APC believes that a feminist approach to data and datafication examines the nature of data and constantly resists disembodiment of data. It is centred on the understanding that the consequences of data and datafication are embodied, with individuals and communities facing those consequences.
What impact can 16 days make in the fight to end violence against women? In the Republic of Congo, AZUR Développement embarked on a powerful sensitisation campaign across four communities to raise awareness on gender-based violence.
This paper looks at current struggles and transformations on the meanings of online violence in Brazil. It interrogates how feminist research and interventions in digital technologies respond to online violence against LGBTIQA+ people in the contemporary political scenario.
This joint civil society submission focuses particularly on digital rights including freedom of expression, the protection of human rights defenders (HRDs), including women human rights defenders, violence against women and misinformation.
Meet the International Association of Women in Radio and Television - Kenya (IAWRT-K), a Nairobi-based chapter of the global non-profit and one of the recent additions to the APC member network.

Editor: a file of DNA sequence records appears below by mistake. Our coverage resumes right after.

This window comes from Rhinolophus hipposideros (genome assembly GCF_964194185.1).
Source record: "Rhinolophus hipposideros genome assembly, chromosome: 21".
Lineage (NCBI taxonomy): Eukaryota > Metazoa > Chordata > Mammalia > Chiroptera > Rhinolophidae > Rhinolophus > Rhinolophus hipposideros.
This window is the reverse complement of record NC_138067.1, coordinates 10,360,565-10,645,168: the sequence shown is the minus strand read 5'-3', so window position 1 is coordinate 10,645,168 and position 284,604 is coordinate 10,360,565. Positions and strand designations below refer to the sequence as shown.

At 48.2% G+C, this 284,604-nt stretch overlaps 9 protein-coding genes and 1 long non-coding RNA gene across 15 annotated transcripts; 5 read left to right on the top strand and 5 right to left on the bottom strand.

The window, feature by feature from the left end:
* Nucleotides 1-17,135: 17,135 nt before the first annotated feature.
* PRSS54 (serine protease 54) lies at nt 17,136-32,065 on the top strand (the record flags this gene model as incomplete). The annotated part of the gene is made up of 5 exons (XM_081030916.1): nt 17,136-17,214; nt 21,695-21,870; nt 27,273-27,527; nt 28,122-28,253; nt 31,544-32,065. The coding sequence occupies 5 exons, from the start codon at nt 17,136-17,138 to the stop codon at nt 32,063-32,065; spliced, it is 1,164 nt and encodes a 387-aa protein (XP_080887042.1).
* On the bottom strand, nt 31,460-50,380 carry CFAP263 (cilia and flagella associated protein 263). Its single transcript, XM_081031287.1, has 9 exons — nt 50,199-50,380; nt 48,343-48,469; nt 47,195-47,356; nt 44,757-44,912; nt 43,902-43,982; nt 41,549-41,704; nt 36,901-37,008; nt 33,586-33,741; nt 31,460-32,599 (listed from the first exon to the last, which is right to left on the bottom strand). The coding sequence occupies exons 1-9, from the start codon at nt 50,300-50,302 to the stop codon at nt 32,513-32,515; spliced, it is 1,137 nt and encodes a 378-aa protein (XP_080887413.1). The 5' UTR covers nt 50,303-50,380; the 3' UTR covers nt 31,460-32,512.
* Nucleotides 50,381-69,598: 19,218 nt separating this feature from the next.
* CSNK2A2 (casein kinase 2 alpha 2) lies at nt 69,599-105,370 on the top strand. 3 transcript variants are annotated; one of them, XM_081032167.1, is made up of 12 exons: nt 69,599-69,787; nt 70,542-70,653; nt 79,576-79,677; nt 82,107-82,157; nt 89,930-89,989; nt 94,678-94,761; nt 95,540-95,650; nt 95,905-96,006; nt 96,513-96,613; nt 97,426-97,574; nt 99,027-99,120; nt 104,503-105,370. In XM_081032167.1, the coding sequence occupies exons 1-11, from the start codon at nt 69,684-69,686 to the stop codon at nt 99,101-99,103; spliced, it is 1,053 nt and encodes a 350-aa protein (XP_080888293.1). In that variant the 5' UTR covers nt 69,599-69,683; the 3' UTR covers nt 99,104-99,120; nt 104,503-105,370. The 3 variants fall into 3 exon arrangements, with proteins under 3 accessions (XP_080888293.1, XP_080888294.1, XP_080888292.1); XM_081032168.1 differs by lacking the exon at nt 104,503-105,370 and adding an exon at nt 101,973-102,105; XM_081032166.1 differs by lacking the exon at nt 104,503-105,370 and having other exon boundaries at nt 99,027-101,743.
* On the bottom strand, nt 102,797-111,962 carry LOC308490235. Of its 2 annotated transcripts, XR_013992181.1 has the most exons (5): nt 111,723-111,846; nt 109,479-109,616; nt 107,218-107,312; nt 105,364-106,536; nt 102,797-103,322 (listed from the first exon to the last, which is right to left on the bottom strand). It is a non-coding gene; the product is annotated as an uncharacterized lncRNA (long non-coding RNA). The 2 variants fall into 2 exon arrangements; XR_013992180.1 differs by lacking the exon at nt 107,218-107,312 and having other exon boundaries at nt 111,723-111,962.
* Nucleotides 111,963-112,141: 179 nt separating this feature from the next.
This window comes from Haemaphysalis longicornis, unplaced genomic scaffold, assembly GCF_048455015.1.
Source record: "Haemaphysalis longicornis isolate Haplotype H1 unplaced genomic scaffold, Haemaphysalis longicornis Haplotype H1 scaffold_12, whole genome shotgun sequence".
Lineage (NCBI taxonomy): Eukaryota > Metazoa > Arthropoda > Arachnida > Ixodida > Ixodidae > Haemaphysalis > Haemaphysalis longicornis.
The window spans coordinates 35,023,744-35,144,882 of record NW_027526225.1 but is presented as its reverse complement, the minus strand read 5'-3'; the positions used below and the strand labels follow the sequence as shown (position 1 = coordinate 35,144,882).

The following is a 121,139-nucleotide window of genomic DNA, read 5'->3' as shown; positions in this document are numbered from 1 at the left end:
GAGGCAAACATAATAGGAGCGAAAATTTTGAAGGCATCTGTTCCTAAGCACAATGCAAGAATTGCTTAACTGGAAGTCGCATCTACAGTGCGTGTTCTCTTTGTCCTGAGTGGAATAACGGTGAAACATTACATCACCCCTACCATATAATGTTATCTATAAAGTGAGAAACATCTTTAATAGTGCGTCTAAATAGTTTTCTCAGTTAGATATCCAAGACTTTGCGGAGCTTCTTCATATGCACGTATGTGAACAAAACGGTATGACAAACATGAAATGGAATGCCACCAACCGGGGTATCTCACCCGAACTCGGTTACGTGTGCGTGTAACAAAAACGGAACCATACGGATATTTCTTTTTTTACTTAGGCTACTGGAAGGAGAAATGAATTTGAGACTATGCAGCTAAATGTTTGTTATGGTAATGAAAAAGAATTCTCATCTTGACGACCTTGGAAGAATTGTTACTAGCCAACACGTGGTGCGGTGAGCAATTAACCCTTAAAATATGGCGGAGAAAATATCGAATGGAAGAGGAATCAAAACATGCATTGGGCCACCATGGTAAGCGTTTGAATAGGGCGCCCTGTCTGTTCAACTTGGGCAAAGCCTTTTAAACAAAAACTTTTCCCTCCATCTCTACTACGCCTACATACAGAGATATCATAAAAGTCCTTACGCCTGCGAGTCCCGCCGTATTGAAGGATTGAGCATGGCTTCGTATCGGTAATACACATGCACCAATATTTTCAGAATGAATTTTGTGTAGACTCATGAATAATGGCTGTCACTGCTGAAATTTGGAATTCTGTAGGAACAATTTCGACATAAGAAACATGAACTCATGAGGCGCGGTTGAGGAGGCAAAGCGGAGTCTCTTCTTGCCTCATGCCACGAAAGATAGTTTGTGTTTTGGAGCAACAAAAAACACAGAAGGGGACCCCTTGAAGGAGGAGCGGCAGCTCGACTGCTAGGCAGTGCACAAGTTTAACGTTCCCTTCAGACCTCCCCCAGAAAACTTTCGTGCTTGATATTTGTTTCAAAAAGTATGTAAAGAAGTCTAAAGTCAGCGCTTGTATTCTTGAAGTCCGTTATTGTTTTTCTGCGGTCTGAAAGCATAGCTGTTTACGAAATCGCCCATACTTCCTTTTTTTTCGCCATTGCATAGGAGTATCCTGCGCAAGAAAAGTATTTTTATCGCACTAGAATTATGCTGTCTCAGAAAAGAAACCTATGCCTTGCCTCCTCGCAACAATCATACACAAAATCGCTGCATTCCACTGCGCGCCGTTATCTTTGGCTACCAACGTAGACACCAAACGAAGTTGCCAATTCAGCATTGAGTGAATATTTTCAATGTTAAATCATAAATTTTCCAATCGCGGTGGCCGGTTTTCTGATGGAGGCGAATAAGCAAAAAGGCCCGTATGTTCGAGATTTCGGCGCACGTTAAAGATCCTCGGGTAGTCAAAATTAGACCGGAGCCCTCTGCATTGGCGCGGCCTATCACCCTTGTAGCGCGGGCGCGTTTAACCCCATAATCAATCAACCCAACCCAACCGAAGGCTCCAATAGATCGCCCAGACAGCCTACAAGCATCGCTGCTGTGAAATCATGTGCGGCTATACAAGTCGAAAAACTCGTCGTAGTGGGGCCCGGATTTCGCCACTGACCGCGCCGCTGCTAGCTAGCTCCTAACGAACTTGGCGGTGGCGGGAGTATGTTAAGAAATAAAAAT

The main objective of this study was to assess the impact of online violence against women in politics in Uganda and determine how it might impact their use of digital solutions and social media platforms for expression and participation in the elections.
Between August 2018 and October 2020, APC’s partners carried out this regional survey related to sexuality on the internet in Bangladesh, Nepal and Sri Lanka. This publication is based on the country regional surveys conducted in local languages by EROTICS partners and focal points.
Garnett Achieng takes a deep-dive look into the Telegram app from the perspective of African women’s experience, particularly that of data privacy and online gender-based violence.
The COVID-19 pandemic has led to a spike in gender-based violence in India. Helplines and digital tools have been used to reach out to survivors, given the absence of physical services. But women who can't use phones, email or social media are most likely to be entirely excluded from these systems.